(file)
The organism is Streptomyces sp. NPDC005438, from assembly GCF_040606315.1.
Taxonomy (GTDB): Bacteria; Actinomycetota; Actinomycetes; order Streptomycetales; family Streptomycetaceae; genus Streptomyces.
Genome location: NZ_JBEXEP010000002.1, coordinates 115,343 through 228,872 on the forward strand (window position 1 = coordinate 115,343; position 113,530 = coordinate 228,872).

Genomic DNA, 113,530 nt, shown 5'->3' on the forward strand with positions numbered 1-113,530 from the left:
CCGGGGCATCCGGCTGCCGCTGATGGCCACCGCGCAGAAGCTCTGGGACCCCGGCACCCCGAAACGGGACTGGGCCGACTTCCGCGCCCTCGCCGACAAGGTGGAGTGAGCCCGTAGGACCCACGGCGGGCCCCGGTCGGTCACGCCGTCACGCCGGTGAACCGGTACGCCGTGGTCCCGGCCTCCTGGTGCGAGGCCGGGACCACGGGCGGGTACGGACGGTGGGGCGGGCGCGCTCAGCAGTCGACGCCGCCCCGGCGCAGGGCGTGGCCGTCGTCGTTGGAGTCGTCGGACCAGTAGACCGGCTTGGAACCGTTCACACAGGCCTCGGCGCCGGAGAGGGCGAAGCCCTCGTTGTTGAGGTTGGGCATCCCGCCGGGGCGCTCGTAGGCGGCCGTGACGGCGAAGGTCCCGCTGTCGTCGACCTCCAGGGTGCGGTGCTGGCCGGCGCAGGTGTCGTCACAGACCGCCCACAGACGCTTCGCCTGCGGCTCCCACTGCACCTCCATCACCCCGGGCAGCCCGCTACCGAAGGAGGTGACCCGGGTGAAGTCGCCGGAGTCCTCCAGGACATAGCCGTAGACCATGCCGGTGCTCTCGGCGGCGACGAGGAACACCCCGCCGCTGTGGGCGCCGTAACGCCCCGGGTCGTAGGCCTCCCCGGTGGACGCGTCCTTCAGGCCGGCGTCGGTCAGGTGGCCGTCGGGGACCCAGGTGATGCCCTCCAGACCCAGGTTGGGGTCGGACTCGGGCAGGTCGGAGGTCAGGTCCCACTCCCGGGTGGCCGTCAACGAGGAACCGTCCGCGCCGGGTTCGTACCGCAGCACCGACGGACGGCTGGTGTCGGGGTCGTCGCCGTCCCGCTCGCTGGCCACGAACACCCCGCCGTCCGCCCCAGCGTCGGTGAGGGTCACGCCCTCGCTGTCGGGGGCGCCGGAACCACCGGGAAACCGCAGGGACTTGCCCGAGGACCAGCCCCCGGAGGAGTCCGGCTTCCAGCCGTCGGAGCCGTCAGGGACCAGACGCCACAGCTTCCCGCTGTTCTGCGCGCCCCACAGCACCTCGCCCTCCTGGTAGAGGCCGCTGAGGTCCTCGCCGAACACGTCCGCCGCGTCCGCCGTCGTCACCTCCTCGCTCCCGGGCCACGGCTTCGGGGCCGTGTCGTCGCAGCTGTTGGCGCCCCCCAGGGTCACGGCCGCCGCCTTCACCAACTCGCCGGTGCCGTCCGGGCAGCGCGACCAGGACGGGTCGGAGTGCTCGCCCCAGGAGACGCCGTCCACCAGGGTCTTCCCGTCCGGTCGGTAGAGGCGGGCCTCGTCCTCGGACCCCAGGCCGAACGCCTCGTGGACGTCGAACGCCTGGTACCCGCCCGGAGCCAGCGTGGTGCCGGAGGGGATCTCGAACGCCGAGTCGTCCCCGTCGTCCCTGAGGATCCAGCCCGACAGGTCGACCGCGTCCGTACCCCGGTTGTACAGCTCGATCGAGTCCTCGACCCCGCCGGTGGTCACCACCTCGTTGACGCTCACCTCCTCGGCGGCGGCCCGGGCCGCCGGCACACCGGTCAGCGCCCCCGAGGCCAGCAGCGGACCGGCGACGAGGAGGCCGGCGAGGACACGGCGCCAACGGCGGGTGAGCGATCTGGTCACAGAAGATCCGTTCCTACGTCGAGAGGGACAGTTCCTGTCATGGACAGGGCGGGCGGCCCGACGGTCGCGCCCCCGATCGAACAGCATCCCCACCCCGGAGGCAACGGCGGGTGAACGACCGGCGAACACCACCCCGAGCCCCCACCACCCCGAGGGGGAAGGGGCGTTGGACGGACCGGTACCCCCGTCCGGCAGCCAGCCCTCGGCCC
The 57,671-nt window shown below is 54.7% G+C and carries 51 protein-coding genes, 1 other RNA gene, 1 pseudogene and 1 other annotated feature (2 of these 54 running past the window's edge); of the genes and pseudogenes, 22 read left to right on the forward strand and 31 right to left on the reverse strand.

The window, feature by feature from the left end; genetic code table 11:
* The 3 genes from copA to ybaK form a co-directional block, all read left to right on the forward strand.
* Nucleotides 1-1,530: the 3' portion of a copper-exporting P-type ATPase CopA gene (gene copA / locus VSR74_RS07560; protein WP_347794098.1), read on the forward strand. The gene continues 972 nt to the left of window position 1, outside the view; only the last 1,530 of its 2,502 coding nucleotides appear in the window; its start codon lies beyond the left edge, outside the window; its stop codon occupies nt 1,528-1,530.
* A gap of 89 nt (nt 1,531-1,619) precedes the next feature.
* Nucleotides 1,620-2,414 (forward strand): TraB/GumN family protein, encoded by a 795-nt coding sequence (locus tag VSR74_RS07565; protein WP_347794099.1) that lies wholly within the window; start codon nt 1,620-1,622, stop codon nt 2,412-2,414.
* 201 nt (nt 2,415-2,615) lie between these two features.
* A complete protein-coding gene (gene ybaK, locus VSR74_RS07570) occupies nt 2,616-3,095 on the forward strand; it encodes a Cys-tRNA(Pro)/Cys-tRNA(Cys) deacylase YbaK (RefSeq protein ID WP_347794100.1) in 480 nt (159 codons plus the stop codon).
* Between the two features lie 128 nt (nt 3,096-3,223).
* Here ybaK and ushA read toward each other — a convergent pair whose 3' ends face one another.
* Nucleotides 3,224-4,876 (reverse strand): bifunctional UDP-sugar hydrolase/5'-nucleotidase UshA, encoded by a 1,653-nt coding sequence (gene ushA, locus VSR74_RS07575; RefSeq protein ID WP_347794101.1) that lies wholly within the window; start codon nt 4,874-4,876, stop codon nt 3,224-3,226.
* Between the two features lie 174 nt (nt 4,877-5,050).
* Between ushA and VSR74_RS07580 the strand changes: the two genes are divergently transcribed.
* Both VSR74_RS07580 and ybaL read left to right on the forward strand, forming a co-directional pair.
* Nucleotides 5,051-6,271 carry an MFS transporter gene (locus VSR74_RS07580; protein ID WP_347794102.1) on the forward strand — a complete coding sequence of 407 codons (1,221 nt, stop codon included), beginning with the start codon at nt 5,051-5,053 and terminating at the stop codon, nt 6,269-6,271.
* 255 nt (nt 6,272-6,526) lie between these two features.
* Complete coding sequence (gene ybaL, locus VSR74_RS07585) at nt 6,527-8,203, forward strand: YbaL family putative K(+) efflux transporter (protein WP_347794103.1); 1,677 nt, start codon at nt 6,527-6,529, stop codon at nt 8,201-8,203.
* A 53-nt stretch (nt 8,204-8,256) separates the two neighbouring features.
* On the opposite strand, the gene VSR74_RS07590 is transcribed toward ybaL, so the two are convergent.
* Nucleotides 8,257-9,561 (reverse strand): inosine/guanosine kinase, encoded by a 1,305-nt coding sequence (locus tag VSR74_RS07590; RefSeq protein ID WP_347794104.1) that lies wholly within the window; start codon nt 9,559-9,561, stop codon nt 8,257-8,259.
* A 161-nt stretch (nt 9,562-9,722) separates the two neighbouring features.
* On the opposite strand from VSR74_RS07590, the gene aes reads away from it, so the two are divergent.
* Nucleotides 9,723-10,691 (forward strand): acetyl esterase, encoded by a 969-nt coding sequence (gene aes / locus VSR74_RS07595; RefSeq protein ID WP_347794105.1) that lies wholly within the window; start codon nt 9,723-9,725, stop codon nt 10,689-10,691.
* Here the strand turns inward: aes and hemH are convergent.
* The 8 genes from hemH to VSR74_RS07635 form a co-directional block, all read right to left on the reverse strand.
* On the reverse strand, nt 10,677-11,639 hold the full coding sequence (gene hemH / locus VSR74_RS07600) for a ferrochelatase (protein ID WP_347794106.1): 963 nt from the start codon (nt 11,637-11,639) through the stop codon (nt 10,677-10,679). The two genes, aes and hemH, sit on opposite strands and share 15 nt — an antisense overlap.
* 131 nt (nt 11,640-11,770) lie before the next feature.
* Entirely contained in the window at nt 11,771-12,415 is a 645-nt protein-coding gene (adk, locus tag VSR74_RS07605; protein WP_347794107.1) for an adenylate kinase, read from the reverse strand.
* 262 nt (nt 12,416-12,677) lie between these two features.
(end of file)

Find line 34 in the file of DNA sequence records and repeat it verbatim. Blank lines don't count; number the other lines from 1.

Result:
* 262 nt (nt 12,416-12,677) lie between these two features.